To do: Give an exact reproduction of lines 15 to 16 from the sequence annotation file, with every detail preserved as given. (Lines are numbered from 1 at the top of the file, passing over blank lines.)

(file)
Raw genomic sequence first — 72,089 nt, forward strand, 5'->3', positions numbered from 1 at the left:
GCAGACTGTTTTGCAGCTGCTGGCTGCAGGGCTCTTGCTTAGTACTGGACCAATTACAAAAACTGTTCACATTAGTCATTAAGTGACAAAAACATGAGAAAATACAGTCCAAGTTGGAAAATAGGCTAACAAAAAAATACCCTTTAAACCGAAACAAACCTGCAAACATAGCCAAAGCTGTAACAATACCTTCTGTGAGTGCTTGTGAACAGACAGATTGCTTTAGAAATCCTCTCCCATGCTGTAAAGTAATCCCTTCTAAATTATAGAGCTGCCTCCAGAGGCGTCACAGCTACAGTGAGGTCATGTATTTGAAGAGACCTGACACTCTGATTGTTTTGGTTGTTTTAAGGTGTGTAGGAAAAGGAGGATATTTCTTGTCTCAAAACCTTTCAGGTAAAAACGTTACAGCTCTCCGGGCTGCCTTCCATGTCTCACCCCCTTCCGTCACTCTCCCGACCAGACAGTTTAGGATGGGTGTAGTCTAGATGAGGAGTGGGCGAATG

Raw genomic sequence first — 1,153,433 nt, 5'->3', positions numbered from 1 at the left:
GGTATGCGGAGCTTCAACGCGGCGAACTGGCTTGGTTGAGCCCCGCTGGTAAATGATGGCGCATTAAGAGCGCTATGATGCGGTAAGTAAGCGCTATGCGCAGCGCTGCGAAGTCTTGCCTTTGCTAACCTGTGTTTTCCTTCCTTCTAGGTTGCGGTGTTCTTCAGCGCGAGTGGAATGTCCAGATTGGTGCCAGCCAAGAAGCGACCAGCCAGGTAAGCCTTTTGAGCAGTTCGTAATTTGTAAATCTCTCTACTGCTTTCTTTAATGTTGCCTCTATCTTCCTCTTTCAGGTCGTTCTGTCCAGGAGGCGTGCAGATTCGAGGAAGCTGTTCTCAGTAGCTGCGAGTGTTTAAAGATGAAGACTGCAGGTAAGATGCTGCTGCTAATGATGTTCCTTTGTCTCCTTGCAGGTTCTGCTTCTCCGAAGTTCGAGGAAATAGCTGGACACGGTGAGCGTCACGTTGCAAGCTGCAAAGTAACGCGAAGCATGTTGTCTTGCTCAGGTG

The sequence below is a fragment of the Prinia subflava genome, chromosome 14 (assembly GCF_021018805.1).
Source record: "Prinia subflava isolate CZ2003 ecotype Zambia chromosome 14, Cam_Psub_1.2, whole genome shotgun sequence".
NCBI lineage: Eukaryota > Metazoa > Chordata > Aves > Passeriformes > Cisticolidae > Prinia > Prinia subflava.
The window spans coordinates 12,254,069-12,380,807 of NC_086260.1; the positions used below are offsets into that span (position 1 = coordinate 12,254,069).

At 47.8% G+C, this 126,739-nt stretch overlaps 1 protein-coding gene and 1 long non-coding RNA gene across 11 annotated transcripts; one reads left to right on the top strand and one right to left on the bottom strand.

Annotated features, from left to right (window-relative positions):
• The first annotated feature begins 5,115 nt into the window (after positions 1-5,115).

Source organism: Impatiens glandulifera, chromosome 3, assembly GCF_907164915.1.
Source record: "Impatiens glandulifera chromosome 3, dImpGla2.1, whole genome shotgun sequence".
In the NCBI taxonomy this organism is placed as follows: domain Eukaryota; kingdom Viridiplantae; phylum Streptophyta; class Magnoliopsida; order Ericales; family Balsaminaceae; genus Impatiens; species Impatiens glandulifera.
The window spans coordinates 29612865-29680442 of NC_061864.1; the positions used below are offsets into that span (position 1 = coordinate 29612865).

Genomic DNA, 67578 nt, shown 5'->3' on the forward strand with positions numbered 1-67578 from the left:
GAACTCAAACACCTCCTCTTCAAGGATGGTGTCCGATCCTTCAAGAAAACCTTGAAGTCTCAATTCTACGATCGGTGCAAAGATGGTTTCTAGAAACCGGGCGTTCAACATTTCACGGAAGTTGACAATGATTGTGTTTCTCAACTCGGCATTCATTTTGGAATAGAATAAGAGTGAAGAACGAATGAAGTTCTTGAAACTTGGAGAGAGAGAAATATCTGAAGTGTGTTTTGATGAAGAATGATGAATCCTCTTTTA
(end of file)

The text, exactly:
The window spans coordinates 29612865-29680442 of NC_061864.1; the positions used below are offsets into that span (position 1 = coordinate 29612865).

Genomic DNA, 67578 nt, shown 5'->3' on the forward strand with positions numbered 1-67578 from the left: